Kate has worn yellow, white and rose gold in her jewelry pieces. Let’s take a look at its chemical composition and what it really is.
Gold is a chemical element, found on the Periodic Table of Elements with the symbol Au and is a group 11 element. It is one of the least reactive chemical elements, and is considered to be a transition metal. Under normal conditions, gold is firm and not liquid-like. Because of this solid state, it is often found in nuggets or grains.
Gold is considered to be the most noble of the noble metals and is the most malleable of all metals.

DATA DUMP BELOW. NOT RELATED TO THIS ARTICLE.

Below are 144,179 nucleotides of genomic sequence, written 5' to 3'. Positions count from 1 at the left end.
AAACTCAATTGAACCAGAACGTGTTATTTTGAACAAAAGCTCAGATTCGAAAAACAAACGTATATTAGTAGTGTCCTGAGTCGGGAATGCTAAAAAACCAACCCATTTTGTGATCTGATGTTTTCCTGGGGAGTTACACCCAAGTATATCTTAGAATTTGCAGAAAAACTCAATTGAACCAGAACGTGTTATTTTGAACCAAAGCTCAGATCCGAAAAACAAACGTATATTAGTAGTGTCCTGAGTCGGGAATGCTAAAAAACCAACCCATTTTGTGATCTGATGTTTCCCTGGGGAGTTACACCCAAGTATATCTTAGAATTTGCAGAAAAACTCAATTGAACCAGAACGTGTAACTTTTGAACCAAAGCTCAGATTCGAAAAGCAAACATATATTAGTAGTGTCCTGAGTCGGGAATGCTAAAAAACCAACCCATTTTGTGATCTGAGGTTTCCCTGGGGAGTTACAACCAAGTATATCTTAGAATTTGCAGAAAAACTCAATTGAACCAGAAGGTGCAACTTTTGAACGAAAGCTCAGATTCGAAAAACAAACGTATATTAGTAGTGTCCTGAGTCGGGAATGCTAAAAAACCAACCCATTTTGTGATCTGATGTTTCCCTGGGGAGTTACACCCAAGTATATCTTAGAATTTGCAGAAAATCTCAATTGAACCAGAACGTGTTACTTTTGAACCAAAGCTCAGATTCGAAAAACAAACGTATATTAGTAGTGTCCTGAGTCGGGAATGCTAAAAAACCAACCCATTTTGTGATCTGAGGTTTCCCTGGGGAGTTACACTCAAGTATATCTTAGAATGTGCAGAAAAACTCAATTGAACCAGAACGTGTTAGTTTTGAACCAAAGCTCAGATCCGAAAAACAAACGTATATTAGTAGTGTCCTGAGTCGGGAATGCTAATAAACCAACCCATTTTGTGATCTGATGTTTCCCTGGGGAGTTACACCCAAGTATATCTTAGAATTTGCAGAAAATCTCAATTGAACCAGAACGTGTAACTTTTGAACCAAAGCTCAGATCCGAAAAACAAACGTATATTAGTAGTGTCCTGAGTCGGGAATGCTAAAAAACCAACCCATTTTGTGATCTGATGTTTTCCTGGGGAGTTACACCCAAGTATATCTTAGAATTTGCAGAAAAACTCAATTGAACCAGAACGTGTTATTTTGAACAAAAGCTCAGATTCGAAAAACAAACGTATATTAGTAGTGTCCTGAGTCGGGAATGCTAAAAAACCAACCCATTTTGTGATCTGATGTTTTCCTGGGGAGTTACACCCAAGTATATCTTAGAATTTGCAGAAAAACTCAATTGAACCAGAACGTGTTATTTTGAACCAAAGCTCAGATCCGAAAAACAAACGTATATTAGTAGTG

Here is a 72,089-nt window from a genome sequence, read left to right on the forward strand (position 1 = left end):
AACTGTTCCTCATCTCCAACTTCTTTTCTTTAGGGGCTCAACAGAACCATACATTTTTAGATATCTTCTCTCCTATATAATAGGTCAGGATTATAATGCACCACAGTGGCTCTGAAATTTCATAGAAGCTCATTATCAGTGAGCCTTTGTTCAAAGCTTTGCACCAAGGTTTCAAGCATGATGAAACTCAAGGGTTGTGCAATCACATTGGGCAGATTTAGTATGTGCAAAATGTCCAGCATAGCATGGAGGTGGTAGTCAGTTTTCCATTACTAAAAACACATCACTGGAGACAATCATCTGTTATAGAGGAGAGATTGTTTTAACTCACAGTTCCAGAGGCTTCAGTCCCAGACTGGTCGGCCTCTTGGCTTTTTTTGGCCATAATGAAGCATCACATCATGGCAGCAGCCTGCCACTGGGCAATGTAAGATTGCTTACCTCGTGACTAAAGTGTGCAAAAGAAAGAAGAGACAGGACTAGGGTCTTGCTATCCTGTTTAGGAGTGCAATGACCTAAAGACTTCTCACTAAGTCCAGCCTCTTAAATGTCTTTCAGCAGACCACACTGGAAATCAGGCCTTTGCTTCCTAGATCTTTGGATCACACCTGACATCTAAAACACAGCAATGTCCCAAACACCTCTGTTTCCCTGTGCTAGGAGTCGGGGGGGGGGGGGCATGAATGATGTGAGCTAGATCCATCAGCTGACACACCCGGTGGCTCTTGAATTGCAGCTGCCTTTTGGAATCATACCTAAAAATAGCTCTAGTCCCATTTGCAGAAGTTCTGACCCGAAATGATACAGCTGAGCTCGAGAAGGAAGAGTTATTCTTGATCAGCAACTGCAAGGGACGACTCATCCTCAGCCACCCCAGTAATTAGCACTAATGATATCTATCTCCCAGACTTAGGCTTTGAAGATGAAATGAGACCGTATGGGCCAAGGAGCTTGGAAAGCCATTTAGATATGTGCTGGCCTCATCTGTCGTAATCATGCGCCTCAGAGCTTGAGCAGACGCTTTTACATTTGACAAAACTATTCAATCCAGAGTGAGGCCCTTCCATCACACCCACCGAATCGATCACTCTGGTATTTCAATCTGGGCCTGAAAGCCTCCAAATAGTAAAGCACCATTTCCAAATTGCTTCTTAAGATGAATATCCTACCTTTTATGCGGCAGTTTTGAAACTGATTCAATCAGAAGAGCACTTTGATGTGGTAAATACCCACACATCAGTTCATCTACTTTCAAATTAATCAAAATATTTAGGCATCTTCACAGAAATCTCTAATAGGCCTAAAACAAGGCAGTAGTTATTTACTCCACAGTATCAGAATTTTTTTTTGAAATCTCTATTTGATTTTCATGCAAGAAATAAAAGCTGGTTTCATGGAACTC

Have you wondered why there are different colored golds? Pure gold is slightly reddish yellow in hue. This happens with alloys, which are a combination of pure gold and another metal. By definition, pure gold is 24k. Colored gold alloys are less than this. Denominations such as 10k, 14k, 18k, etc inform the consumer on how much pure gold is in a piece. This explains why the higher numbered karats tend to be more expensive. The increase in the amount of pure gold in the piece increases the value of the item.
White gold– an alloy of pure gold and a white metal, such as nickel, manganese or palladium.
Rose gold- an alloy of copper and pure gold. As one can imagine, the higher the content of copper, the more red/rosy the gold would appear to be. If the gold appears to be pinker than red, it contains more gold than copper.
Yellow gold- an alloy mixed with silver or copper.